A guide on the types of image intensifiers most easily adapted for telescope use and ones that are currently available from ITT, L-3, Photonis etc… These would probably be more or less limited to the MX-10160, MX-10130 type and possibly the MX-11769. This list could include companies located outside the U.S. so as to not leave out those that are not able to purchase from the U.S.

A list of suppliers where these image intensifier tubes can be purchased:

http://www.summitnig...mage_tubes.html
http://www.nvdepot.c...fiers/index.asp

A list of OEM housings that can easily adapted such as the AN/PVS-B/D and Micro monocular and are available with or without the image intensifier. Also units such as the, AN/PVS-7A/C, B.E. Meyers OWL and Recon M3NV (formerly Star-Tron MK-880) etc... This list would be pretty long and a bit involved as some units already come with suitable lens mounts e.g. c-mount while others need simple adapters made or purchased. I’d probably limit it to the ones that are the simplest to adapt since anything with an image intensifier can be adapted to a telescope, A good example would be the AN/PVS-7B/D, which is cheaply available second hand. These units are fantastic for astronomy and only require the purchase of a c-mount adapter that replaces the objective lens. These adapters can be sourced from places such as:

http://www.adamsindustries.com/

Video or text on how image intensifiers work such as the following:

http://www.youtube.c...h?v=gpwSnb_mgkM
http://www.youtube.c...feature=related
http://www.nivitech....tvision-gns.htm

A guide to performance specifications and what they mean in the real world. As well as which ones are more crucial than others and why they are so.

A realistic guide on the limitations and benefits of image intensifiers for general star gazing and telescope use. This could include the type of telescopes most suited to image intensifiers.

I am sure there are a few suggestions missing but it’s as start. No pressure :tonofbricks:, just some thoughts that might enable more folks to enjoy image intensifiers and realize that they are accessible and easily integrated into telescope use. This is not to mention their unmatched use as a general stargazing tool.

#9 efahrenholz

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Posted 09 September 2011 - 09:47 AM

David, I have kinda wanted to try this in the past, but the weight was just a massive hurdle to overcome. The problem is the mounting points. You need to be able to anchor the intensifier to the telescope (excluding a reflector possibly) in a fashion that allows easy removal. I thought about it, but everything I came up with involves permanent mounting to a telescope.

You could utilize a lightweight housing for the intensifier, or I suppose PVC would work but it is a bit heavy. Most telescopes offer t-mounting and I recommend trying to mount it that way. A 35mm slr bayonet mount would be best, as c-mount is a bit narrow but could work. There needs to be sliding rails that we can pinch down because a focuser will not hold the intensifier, it will just roll out. I thought about using those rails off of desk drawers but adding a threaded stop screw (like the ones from eyepiece holders) or you could bend in the rails so it doesn't slide unless you overcome the pressure. Honestly, the focus knob is going to take some imagination. I'll brainstorm a bit but the very best idea I came up with is a threaded stop screw against some moving part.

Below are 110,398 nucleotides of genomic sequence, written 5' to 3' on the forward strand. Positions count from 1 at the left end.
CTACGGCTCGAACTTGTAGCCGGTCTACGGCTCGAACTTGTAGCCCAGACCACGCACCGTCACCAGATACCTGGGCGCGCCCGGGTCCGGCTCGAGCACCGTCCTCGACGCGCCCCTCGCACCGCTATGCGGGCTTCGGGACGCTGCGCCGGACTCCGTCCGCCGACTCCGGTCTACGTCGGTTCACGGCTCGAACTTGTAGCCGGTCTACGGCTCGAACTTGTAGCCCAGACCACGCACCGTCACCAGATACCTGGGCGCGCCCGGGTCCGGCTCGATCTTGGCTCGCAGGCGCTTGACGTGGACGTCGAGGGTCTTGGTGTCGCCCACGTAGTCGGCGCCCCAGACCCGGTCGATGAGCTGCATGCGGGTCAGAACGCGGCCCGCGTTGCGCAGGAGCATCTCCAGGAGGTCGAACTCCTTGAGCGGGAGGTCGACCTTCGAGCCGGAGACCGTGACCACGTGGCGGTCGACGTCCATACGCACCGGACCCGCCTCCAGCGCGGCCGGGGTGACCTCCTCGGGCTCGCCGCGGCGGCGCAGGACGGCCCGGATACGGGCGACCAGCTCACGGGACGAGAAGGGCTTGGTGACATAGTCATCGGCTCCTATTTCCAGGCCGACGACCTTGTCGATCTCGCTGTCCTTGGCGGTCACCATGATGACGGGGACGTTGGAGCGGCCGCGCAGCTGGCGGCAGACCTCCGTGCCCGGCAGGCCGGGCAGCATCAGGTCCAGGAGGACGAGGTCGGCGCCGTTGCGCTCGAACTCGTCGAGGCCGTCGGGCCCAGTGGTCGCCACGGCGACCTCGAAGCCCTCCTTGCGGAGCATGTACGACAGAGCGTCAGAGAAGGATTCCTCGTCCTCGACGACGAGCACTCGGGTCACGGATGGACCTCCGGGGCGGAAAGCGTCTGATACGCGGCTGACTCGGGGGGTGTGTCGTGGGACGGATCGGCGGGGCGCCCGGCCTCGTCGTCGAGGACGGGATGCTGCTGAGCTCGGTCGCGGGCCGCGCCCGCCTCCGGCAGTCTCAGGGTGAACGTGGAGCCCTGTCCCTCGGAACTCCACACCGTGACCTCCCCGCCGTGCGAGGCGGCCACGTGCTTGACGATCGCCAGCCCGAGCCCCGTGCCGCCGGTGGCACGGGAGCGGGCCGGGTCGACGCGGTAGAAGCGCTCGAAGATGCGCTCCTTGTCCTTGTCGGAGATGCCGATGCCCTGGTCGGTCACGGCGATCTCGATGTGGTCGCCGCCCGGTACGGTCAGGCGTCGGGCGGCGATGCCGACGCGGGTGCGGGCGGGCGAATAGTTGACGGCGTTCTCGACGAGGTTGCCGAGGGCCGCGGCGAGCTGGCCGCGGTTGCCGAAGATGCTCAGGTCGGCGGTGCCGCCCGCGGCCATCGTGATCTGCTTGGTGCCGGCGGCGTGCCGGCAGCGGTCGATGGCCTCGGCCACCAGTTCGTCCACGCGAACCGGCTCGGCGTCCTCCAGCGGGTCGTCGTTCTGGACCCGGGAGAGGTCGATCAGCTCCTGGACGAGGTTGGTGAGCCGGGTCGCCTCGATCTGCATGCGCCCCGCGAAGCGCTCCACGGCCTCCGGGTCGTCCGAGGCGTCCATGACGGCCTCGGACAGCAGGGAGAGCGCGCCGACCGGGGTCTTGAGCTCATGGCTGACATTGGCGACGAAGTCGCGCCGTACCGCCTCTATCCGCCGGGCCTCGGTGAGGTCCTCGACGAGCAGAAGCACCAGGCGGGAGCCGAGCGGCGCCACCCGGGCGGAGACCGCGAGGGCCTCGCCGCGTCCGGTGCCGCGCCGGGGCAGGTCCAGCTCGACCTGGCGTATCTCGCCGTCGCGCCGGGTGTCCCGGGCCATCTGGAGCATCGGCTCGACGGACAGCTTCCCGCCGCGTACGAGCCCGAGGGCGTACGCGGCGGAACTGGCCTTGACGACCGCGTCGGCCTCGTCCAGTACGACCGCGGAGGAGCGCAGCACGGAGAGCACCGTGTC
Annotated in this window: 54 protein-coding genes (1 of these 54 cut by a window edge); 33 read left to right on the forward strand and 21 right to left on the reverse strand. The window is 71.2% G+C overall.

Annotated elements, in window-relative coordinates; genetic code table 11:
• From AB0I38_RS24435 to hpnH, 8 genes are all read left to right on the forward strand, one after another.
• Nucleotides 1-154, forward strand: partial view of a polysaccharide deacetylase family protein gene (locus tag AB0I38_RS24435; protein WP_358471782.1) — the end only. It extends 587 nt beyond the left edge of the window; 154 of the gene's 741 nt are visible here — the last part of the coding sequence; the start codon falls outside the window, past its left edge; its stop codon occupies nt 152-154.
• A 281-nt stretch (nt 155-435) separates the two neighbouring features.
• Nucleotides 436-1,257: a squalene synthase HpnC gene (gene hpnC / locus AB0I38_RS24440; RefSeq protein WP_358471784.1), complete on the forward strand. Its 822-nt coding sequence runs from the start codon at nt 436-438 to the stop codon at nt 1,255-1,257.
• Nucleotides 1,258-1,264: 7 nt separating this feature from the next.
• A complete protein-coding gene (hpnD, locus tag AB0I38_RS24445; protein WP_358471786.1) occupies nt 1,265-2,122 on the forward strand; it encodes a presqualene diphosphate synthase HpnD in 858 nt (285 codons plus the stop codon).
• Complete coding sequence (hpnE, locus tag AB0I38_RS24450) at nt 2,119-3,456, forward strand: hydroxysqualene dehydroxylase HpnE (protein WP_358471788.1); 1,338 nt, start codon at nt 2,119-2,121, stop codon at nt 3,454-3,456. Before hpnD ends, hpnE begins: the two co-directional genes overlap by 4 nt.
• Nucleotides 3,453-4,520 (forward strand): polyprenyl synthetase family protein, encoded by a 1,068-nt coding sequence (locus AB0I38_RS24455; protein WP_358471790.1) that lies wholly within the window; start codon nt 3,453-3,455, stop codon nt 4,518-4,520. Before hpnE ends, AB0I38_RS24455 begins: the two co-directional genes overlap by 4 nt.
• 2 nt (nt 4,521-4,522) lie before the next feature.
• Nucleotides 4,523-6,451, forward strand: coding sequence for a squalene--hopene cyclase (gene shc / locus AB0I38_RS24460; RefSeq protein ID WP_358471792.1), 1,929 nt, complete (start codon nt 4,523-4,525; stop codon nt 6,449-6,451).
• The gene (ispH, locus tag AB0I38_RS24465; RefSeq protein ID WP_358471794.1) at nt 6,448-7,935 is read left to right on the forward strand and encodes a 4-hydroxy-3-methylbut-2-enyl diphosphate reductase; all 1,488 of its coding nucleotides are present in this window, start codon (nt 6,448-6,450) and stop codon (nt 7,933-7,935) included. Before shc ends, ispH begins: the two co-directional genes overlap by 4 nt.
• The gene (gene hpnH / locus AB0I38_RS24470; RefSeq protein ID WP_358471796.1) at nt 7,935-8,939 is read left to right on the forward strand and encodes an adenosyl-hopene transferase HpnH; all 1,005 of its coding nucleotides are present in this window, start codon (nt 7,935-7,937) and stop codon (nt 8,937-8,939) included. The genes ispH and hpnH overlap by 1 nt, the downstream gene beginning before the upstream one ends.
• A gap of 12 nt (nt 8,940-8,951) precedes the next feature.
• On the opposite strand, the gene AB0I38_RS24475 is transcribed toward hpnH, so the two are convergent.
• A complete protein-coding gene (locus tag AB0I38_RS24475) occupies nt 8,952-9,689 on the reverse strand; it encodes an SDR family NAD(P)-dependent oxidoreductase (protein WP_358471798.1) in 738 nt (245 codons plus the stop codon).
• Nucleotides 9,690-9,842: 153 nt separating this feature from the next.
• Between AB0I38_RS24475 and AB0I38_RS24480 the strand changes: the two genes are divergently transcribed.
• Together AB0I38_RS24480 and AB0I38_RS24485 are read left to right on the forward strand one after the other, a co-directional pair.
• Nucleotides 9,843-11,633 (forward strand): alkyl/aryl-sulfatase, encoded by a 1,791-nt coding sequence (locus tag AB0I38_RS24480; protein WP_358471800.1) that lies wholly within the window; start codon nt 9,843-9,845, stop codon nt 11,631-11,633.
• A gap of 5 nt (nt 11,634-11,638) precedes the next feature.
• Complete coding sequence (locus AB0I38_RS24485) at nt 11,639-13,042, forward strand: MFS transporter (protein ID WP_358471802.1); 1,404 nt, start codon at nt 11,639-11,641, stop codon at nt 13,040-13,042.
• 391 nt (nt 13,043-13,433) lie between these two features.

#10 PEterW

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Posted 13 September 2011 - 03:36 PM

More details on how this would compare to a reasonable gen3 tube.... Gen1 are usually not worth the bother! How well would it couple to a fast scope? Can you provide some data on the tube response, I'd be interested to see what kind on h-alpha response it has... To hunt down sharp less emission nebulae. I am tempted by the price and the use of epoxy and duct tape.

Cheers

PEterW

#11 Lightning

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Posted 17 September 2011 - 09:35 AM

Very interested, though it better be international. Being stuck with Gen1 in any country other than US is such a load of bull...

#12 cj7hawk

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Posted 20 September 2011 - 09:37 AM

Hi Guys, Sorry for the late get-back... A few busy weeks at work lately.

A cascade tube is technically a Gen1, but it uses three tubes in a row to amplify each stage, so it's like a Gen1 to the power of 3. That's an oversimplification of the formula, but it's easier to think of that way. While a normal Gen1 ( or Gen1+ though very few tubes are ) can achieve up to 500x gain, a cascade uses additional stages to get additional gain. These are military tubes as were used in Vietnam and even by the UK forces in the Falklands conflict.

Cascades compare *very* well to Gen3 and are about the same quality as earlier Gen3. They don't convert photons to electrons quite as efficiently ( About 25% of the performance of a Gen3 ) but they are extremely low noise and very high gain - A typical Gen3 has a maximum gain of around 50,000 while a top-quality cascade tube can achieve around 100,000 gain with much lower ebi and noise levels. So in terms of raw amplification, it's about 8x higher gain than a Gen3.

The very best tubes, BTW, are Gen3+1 which are quite rare and also known as hybrid tubes and these couple a Gen3 with low gain to a Gen1 amplification stage. These are capable of visualising individual photons but are best known for low-noise high-gain output. Mostly they use them for military purposes but they cost a lot so are very rare.

OK, thinking this one through, I am going to split the project to cover US and Non-US users. I am going to make it generic, will discuss tube technology in detail, including looking at how to make this project work with Gen1 cascade as well as Gen2 fiber plate and Gen2/3 glass input tubes. I will also extend the project to making standalone scopes with Gen1 cascade and similar and also look at the smaller, lighter 18mm Gen1 cascade tubes, which are sometimes a little more advanced, a lot lighter and might be supportable by a telescope as an eyepiece.